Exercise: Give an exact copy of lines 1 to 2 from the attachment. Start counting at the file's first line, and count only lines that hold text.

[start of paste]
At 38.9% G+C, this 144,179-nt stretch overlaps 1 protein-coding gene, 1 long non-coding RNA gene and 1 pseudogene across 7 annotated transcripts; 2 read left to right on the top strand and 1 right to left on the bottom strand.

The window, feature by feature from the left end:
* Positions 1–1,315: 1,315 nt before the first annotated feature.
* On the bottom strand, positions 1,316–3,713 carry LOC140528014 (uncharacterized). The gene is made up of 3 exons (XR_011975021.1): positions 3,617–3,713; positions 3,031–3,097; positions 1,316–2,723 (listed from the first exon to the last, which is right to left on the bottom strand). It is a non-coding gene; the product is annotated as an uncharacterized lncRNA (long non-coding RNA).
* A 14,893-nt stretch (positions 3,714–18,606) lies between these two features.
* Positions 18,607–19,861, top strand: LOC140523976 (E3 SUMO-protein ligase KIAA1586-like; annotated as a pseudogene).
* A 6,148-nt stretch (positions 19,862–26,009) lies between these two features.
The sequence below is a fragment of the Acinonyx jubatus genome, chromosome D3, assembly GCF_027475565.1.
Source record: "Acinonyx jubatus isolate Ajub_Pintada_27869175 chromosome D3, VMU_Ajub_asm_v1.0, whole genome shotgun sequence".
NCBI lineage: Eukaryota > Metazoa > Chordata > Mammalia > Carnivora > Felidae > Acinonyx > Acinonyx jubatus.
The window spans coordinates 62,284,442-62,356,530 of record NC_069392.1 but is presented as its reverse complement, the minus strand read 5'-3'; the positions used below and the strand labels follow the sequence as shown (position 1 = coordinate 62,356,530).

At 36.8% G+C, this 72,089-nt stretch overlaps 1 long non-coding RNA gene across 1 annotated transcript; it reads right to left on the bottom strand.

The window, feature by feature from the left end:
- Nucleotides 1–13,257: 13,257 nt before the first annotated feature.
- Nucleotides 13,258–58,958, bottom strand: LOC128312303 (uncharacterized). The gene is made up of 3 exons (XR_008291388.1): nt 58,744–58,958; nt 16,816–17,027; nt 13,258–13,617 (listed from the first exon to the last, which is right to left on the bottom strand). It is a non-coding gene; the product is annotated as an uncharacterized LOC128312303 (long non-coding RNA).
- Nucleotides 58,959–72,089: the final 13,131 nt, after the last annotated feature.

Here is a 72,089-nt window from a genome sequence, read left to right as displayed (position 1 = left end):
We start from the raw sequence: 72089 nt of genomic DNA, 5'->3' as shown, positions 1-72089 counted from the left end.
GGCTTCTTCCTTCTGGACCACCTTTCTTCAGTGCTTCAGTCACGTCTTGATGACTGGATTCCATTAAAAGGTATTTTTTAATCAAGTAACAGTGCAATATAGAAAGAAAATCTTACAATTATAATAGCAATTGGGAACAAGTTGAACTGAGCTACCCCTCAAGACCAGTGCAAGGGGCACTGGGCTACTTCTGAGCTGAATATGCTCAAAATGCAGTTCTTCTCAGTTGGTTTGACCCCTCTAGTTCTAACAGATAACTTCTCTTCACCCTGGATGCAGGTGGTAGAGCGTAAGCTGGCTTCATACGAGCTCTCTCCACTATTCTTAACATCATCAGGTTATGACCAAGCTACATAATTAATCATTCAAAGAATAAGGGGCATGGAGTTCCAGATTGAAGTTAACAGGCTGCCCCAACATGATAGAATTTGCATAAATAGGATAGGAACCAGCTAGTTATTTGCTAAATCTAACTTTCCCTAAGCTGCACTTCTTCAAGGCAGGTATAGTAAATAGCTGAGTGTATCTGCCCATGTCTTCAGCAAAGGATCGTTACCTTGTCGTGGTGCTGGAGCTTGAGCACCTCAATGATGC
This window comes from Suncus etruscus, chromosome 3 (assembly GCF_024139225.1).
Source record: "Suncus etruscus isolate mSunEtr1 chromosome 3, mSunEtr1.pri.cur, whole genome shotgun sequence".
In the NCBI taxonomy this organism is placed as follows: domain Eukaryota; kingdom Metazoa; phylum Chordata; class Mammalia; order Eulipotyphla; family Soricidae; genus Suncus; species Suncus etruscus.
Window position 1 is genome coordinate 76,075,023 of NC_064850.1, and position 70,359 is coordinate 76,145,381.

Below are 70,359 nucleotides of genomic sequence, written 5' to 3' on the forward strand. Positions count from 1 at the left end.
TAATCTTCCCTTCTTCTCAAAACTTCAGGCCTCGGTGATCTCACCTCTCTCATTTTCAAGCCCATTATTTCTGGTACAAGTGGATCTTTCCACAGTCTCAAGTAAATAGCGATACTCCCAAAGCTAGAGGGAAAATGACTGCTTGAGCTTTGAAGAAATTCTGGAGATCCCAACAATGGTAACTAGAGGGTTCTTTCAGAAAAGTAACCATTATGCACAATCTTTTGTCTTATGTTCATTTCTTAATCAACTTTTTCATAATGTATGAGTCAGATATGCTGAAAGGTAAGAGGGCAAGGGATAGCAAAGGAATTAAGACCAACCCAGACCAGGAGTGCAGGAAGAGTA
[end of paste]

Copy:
At 38.9% G+C, this 144,179-nt stretch overlaps 1 protein-coding gene, 1 long non-coding RNA gene and 1 pseudogene across 7 annotated transcripts; 2 read left to right on the top strand and 1 right to left on the bottom strand.

The window, feature by feature from the left end: